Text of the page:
Surveillance
aircraft usually carry no armament, or only limited defensive armament. A surveillance aircraft does not necessarily require high-performance capability or stealth characteristics. It may be a modified civilian aircraft. Surveillance
Surveillance
aircraft have also included moored balloons (e.g
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Patrol Aircraft
A maritime patrol aircraft (MPA), also known as a patrol aircraft, maritime reconnaissance aircraft, or by the older American term patrol bomber, is a fixed-wing aircraft designed to operate for long durations over water in maritime patrol roles — in particular anti-submarine warfare (ASW), anti-ship warfare (AShW), and search and rescue (SAR).Contents1 History1.1 World War I 1.2 World War II 1.3 Post–World War II2 Armament and countermeasures 3 Sensors 4 Examples 5 Notes 6 ReferencesHistory[edit]SS class airshipWorld War I[edit] The first aircraft that would now be identified as maritime patrol aircraft were flown by the Royal Naval Air Service
Royal Naval Air Service
and the French Aéronautique Maritime
Aéronautique Maritime
during World War I, primarily on anti-submarine patrols
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Attack Aircraft
An attack aircraft, strike aircraft, or attack bomber, is a tactical military aircraft that has a primary role of carrying out airstrikes with greater precision than bombers, and is prepared to encounter strong low-level air defenses while pressing the attack.[1] This class of aircraft is designed mostly for close air support and naval air-to-surface missions, overlapping the tactical bomber mission. Designs dedicated to non-naval roles are often known as ground-attack aircraft.[2] Fighter aircraft
Fighter aircraft
often carry out the attack role, although they would not be considered attack aircraft per se, although fighter-bomber conversions of those same aircraft would be considered part of the class. Strike fighters, which have effectively replaced the fighter-bomber and light bomber concepts, also differ little from the broad concept of an attack aircraft. The dedicated attack aircraft as a separate class existed primarily during and after World War II
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Naval Ensign
A naval ensign is an ensign used by naval ships of various countries to denote their nationality. It can be the same or different from a country's civil ensign or state ensign. It can also be known as a war ensign. A large version of a naval ensign which is flown on a warship's mast just before going into battle is called a battle ensign. An ensign differs from a jack, which is flown from a jackstaff at the bow of a vessel. Most countries have only one national flag and ensign for all purposes. In other countries, a distinction is made between the land flag and the civil, state and naval ensigns. The elaborate British ensigns, for example, differ from the flag used on land, the Union Flag, and have different versions of plain and defaced Red and Blue ensigns for civilian and state use, besides the naval ensign (White Ensign)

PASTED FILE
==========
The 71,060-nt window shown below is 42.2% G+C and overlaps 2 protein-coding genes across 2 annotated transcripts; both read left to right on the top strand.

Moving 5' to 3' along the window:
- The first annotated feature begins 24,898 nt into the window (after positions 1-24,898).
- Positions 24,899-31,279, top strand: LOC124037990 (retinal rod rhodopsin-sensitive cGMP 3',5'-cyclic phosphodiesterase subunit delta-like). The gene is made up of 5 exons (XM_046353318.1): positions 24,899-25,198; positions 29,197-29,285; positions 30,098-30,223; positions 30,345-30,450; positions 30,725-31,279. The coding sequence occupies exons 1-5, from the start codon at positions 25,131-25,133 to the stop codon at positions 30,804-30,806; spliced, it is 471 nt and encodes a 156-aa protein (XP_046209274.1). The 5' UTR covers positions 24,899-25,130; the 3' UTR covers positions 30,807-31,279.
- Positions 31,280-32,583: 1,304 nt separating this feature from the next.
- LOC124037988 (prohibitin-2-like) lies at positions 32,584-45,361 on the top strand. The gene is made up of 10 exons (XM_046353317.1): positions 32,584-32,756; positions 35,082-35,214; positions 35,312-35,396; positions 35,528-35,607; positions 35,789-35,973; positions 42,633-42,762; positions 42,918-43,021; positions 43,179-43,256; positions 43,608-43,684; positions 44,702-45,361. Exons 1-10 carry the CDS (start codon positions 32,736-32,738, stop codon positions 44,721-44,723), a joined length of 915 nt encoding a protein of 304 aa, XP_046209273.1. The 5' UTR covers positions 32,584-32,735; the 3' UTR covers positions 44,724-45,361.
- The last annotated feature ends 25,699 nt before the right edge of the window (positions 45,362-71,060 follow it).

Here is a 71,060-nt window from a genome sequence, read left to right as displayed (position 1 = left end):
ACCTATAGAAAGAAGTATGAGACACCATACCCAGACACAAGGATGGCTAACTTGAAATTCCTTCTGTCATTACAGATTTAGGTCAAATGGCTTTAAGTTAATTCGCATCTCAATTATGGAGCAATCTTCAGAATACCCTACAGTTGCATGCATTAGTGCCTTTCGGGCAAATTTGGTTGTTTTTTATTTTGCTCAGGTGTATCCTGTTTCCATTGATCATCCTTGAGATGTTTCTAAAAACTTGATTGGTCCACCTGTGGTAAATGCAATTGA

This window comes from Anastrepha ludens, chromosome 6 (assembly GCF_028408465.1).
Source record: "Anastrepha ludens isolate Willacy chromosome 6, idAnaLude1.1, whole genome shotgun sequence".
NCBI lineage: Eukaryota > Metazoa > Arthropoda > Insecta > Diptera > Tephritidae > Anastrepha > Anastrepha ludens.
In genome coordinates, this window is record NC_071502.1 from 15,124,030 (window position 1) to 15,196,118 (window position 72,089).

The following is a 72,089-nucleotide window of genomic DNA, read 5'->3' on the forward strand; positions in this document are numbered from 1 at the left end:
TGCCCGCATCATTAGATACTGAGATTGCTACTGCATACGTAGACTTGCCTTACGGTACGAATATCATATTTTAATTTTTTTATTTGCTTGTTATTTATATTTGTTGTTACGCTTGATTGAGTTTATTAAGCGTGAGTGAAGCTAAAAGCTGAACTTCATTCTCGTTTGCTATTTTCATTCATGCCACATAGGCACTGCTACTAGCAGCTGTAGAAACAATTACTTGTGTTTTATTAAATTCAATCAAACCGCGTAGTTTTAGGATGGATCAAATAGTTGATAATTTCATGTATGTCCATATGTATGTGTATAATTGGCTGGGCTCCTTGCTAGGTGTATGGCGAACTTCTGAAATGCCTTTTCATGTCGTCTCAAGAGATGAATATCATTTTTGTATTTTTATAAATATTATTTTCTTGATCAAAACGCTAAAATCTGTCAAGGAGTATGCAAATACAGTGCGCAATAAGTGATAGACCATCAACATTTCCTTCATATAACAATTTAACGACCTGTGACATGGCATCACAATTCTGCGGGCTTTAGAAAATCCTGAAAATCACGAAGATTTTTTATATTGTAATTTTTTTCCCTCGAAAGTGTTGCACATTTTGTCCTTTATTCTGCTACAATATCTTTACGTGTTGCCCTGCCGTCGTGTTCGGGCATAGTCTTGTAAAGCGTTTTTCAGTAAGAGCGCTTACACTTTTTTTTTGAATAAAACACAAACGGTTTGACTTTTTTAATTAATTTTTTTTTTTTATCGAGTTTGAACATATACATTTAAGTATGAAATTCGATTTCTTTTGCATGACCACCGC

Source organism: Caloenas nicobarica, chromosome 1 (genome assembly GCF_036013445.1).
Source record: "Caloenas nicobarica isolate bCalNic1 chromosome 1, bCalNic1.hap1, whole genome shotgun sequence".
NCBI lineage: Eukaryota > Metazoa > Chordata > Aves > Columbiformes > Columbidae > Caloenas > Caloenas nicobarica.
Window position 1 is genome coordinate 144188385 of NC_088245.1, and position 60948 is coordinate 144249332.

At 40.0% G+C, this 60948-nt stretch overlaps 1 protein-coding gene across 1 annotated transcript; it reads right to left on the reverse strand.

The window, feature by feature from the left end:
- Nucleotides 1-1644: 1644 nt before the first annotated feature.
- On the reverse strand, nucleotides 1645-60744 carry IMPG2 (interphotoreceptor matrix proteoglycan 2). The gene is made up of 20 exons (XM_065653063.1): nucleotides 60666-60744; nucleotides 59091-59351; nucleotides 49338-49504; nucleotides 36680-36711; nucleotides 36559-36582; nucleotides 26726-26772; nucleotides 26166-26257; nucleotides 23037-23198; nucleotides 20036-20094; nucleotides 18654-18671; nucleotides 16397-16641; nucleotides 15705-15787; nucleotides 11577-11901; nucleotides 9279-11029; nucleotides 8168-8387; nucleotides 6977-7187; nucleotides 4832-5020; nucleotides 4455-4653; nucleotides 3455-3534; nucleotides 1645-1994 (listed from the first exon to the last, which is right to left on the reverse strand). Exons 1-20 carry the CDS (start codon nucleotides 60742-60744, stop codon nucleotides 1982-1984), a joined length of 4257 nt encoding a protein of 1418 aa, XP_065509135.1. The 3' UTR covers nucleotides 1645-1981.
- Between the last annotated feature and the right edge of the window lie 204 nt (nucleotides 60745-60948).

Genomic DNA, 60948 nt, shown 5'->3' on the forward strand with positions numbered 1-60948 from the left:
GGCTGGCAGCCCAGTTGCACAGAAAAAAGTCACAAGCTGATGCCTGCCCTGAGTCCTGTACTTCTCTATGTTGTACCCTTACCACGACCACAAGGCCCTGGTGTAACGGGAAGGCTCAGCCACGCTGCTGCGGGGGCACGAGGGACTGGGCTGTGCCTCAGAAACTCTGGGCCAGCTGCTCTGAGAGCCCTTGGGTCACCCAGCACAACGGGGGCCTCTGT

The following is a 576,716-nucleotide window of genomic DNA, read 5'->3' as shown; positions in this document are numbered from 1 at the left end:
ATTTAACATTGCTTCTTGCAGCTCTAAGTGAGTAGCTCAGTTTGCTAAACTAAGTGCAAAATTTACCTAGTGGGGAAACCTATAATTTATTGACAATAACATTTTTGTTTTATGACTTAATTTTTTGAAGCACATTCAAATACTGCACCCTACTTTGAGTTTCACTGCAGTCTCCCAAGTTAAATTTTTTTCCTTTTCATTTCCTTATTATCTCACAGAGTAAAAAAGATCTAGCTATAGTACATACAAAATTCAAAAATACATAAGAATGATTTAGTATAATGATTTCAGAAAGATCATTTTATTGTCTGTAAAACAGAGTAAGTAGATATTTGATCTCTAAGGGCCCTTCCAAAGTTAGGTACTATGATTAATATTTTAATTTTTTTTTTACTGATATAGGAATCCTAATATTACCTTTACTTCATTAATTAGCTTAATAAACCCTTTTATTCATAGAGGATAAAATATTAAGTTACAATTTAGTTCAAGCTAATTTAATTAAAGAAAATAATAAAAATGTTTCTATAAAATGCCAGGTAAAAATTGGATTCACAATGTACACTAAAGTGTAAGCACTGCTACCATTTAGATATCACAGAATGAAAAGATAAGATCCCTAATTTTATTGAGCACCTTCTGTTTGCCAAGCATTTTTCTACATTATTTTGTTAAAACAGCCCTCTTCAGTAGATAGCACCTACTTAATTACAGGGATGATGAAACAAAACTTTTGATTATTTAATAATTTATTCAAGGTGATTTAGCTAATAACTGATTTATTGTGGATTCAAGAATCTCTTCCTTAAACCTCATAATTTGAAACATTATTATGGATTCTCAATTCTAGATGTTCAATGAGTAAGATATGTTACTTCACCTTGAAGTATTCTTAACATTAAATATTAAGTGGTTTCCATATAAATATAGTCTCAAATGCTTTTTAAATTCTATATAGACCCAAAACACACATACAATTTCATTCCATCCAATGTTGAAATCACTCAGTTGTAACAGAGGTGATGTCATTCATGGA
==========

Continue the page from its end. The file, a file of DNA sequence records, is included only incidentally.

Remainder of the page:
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Roundel
A roundel is a circular disc used as a symbol. The term is used in heraldry, but also commonly used to refer to a type of national insignia used on military aircraft, generally circular in shape and usually comprising concentric rings of different colours. Other symbols also often use round shapes.Contents1 Heraldry 2 Military aircraft 3 Flags 4 In popular culture 5 Examples5.1 Military aircraft
Military aircraft
roundels 5.2 Other roundels6 See also 7 Notes 8 ReferencesHeraldry[edit] Main article: Roundel
Roundel
(heraldry) In heraldry, a roundel is a circular charge. Roundels are among the oldest charges used in coats of arms, dating from at least the twelfth century
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Beechcraft Super King Air
The Beechcraft
Beechcraft
Super King Air family is part of a line of twin-turboprop aircraft produced by Beechcraft. The Model 200 and Model 300 series were originally marketed as the "Super King Air" family, but the "Super" was dropped in 1996.[3] They form the King Air line together with the King Air Model 90 and 100 series.[4] Beechcraft
Beechcraft
currently offers the 250 (design. B200GT[2]) and the larger 350i (B300[2]) models.[5] The 350ER (B300CER[2]) is available to government, military and commercial customers for special mission operations[6] such as aerial survey, air ambulance, flight inspection and surveillance.[7] The Beechcraft
Beechcraft
1900 regional airliner was derived from the Model B200 King Air.[8] The Super King Air family has been in continuous production since 1974,[9] the longest production run of any civilian turboprop aircraft in its class
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Iraq War
Invasion
Invasion
phase (2003)  United States  United Kingdom  Australia  Poland Peshmerga Supported by:  Canada[1]  Netherlands[2] Invasion
Invasion
phase (2003) Ba'athist IraqPost-invasion (2003–11)  United
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Elizabeth II
Elizabeth II
Elizabeth II
(Elizabeth Alexandra Mary; born 21 April 1926)[a] is Queen of the United Kingdom
United Kingdom
and the other Commonwealth realms. Elizabeth was born in London as the first child of the Duke and Duchess of York, later King George VI
George VI
and Queen Elizabeth, and she was educated privately at home. Her father acceded to the throne on the abdication of his brother King Edward VIII
King Edward VIII
in 1936, from which time she was the heir presumptive. She began to undertake public duties during the Second World War, serving in the Auxiliary Territorial Service